The 3 Biggest Earnings Reports to Watch This Season

Investors are nervously awaiting the start of the third-quarter earnings season, which kicks off this week with reports from some of the big banks. Obviously, some earnings reports will be more important to watch than others. There are companies that serve as bellwethers for their industries or the economy on the whole. And there are those that simply by their sheer size and popularity have the ability to move the market. Today, we’ll look at three key earnings reports to watch this season.

Unfortunately, markets are heading into this earnings season on shaky footing, with U.S. equities having their worst year in recent memory. The S&P 500 is down 25% year to date after buckling under the weight of rising interest rates and a strengthening U.S. dollar. The rally in the U.S. dollar is also expected to negatively impact third-quarter earnings, creating another roadblock for multinational companies in an already tough year.

According to FactSet, the S&P 500’s earnings growth rate is expected to come in at just 2.4%, its slowest year-over-year improvement since the third quarter of 2020. It’s possible companies could surprise the Street with better-than-expected results. In the past 40 quarters, the S&P 500’s actual earnings growth rate has exceeded estimates in all but the first quarter of 2020. Then again, I’m not holding my breath.

For an early indication of how things might shape up, here are three earnings reports to watch, all of which should come out this month.

NFLX Netflix $220.87
TSLA Tesla $217.24
AAL American Airlines $12.70

Netflix (NFLX)

Netflix (NFLX) app open on a phone screen

Source: XanderSt / Shutterstock.com

Once a top growth play, streaming giant Netflix (NASDAQ:NFLX) is now a mature business that operates in an incredibly competitive sector. However, if it can implement its plan to reinvigorate subscription and revenue growth in the upcoming quarters, shares might catch investors’ eye once again.

Netflix is expected to report third-quarter earnings next week. Shares lost a quarter of their value in a single day after the company’s first-quarter results revealed the first subscriber loss in more than a decade. Although Netflix lost nearly five times the amount of net subscribers in the second quarter (200,000 in Q1 versus 970,000 in Q2), this was better than the 2 million analysts were predicting. Netflix did lose 1.3 million subscribers in the North American region, its top market.

Despite this, revenue grew 9% year over year to $7.97 billion and earnings were better than expected. But when it comes to Netflix’s earnings, it’s all about subscriber count.

Following the Q2 report, management forecasted it would add 1 million subscribers in the third quarter, 800,000 lower than Wall Street was expecting. If the streamer can pull off a surprise with net additions, it will likely spark a rally in NFLX stock.

However, the main driver of Netflix’s growth plan — the launch of a lower-priced ad-supported tier — won’t happen until next month. So it’s possible investors won’t get a positive surprise from the company until it releases Q4 earnings in early 2023.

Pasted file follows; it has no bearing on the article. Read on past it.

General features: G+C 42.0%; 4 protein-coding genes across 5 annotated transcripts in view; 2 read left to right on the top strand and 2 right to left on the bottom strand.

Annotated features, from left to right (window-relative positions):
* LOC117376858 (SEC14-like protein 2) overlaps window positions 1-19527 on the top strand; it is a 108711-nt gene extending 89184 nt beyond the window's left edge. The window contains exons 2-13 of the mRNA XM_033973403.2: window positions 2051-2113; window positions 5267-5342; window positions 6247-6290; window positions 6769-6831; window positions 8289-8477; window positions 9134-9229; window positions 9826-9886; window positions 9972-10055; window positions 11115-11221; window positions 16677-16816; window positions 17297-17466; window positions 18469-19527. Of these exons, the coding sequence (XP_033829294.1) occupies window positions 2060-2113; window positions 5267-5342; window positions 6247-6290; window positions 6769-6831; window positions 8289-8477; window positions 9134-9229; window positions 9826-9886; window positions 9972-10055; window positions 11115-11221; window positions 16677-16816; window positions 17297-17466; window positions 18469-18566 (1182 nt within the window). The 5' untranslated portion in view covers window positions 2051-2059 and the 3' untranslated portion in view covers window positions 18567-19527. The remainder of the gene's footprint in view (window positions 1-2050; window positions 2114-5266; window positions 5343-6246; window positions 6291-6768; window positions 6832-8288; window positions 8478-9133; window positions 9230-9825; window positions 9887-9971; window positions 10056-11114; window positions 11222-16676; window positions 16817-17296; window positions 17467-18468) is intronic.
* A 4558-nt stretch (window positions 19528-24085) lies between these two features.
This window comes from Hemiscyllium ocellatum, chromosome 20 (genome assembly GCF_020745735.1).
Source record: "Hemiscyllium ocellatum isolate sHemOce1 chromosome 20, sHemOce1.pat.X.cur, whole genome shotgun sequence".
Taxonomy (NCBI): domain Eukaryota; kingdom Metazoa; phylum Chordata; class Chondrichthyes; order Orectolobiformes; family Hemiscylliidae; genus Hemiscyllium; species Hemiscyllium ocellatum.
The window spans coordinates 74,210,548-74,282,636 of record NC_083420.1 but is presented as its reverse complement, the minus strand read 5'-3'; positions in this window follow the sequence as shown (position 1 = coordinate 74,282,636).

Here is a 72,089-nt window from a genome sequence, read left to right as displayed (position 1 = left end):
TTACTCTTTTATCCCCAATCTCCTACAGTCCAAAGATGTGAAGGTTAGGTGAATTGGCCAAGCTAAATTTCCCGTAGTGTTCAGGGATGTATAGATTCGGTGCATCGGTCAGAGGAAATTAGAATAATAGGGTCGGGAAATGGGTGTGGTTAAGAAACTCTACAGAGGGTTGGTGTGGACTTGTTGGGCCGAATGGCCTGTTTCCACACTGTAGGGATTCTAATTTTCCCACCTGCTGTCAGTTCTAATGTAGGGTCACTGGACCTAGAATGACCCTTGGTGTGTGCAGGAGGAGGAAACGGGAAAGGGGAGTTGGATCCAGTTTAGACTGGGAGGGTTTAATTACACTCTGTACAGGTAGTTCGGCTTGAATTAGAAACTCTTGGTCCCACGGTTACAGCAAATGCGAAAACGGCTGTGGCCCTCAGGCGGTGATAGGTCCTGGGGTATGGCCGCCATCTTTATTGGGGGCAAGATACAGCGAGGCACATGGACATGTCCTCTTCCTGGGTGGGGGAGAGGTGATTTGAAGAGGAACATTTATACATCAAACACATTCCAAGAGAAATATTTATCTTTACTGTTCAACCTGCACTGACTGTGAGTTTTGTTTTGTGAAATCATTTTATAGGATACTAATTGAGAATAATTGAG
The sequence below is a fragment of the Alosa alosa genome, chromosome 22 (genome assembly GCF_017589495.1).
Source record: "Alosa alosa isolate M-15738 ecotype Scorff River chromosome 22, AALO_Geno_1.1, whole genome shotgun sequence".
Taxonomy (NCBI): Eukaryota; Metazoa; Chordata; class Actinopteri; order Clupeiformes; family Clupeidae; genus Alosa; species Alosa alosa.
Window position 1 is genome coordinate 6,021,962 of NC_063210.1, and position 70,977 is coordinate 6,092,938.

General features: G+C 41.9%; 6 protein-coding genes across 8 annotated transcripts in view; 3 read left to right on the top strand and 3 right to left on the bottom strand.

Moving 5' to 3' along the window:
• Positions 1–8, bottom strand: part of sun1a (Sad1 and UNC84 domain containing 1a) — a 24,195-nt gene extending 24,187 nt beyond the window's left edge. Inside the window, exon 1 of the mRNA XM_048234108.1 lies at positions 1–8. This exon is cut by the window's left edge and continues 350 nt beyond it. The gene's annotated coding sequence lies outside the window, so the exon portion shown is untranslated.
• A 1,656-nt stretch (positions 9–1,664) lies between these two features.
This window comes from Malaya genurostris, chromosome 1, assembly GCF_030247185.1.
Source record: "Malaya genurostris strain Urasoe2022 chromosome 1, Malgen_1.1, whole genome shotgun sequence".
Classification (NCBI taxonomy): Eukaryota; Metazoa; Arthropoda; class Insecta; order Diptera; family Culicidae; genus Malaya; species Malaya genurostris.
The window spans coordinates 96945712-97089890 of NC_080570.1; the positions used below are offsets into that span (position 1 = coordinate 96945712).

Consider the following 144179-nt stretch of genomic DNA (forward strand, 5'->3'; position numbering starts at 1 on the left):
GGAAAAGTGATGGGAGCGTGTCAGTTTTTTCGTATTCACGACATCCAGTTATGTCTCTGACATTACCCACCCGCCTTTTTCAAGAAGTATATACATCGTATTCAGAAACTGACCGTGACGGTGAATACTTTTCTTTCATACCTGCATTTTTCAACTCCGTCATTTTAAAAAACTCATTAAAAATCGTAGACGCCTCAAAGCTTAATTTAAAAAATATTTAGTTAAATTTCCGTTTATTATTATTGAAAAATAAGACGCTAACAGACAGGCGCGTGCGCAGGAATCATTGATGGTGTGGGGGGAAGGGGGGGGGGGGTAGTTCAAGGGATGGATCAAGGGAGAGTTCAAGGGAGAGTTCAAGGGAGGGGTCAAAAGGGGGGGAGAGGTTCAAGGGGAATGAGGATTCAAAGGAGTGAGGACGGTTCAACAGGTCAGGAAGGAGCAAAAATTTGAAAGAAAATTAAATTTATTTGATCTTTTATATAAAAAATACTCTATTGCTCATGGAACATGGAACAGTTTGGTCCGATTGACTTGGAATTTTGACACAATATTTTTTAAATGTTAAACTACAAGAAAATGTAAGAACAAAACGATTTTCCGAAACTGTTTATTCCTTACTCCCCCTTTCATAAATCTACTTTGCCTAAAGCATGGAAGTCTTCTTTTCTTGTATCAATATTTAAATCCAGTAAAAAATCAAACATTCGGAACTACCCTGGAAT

Tesla (TSLA)

Tesla Motors (TSLA) now an SP500 company with a busy Pond Springs location in northwest Austin, TX

Source: Roschetzky Photography / Shutterstock.com

Tesla’s (NASDAQ:TSLA) Chinese production has been hindered this year, first by Covid-19 lockdowns and then by power cuts amid a record heat wave. However, the company could post a much stronger third quarter when Tesla announces next week.

In its second quarter, Tesla increased overall electric car production by 25% on a year-over-year basis while global deliveries shot up 27%. The fact that Tesla was able to achieve this despite capacity restraints at its high-output factory in Shanghai during most of the quarter speaks volumes. Moreover, it wrapped up the second quarter with record monthly production levels.

Management has been upbeat about production growth in the second half of the year, with CEO Elon Musk predicting the company will be able to produce 40,000 vehicles a week globally by the end of 2022. This optimism bodes well for the company’s third-quarter results.

American Airlines (AAL)

An American Airlines (AAL) airplane waiting on the tarmac. Represents airline stocks.

Source: GagliardiPhotography / Shutterstock.com

American Airlines (NASDAQ:AAL) has met or exceeded analysts’ EPS estimates in each of the past four quarters. In the second quarter, the airline generated $13.4 billion in sales, representing an 80% improvement from the prior-year period and 12% from before the pandemic. Meanwhile, its second-quarter profit shot up to $476 million from just $19 million a year earlier.

Management has forecast that third-quarter sales will be 12% higher than pre-pandemic levels despite flights being down 8% to 10% compared with 2019. The company is expected to announce earnings on Oct. 20.

American Airlines has been scaling back growth plans due to various disruptions. It’s also been more aggressive than its rivals in restoring capacity, but it’s perhaps prudent to limit expansion this year. Nevertheless, its strong third-quarter guidance indicates robust travel demand, even at high prices.

On the date of publication, Muslim Farooque did not have (either directly or indirectly) any positions in the securities mentioned in this article. The opinions expressed in this article are those of the writer, subject to the InvestorPlace.com Publishing Guidelines.

Muslim Farooque is a keen investor and an optimist at heart. A life-long gamer and tech enthusiast, he has a particular affinity for analyzing technology stocks. Muslim holds a bachelor’s of science degree in applied accounting from Oxford Brookes University.

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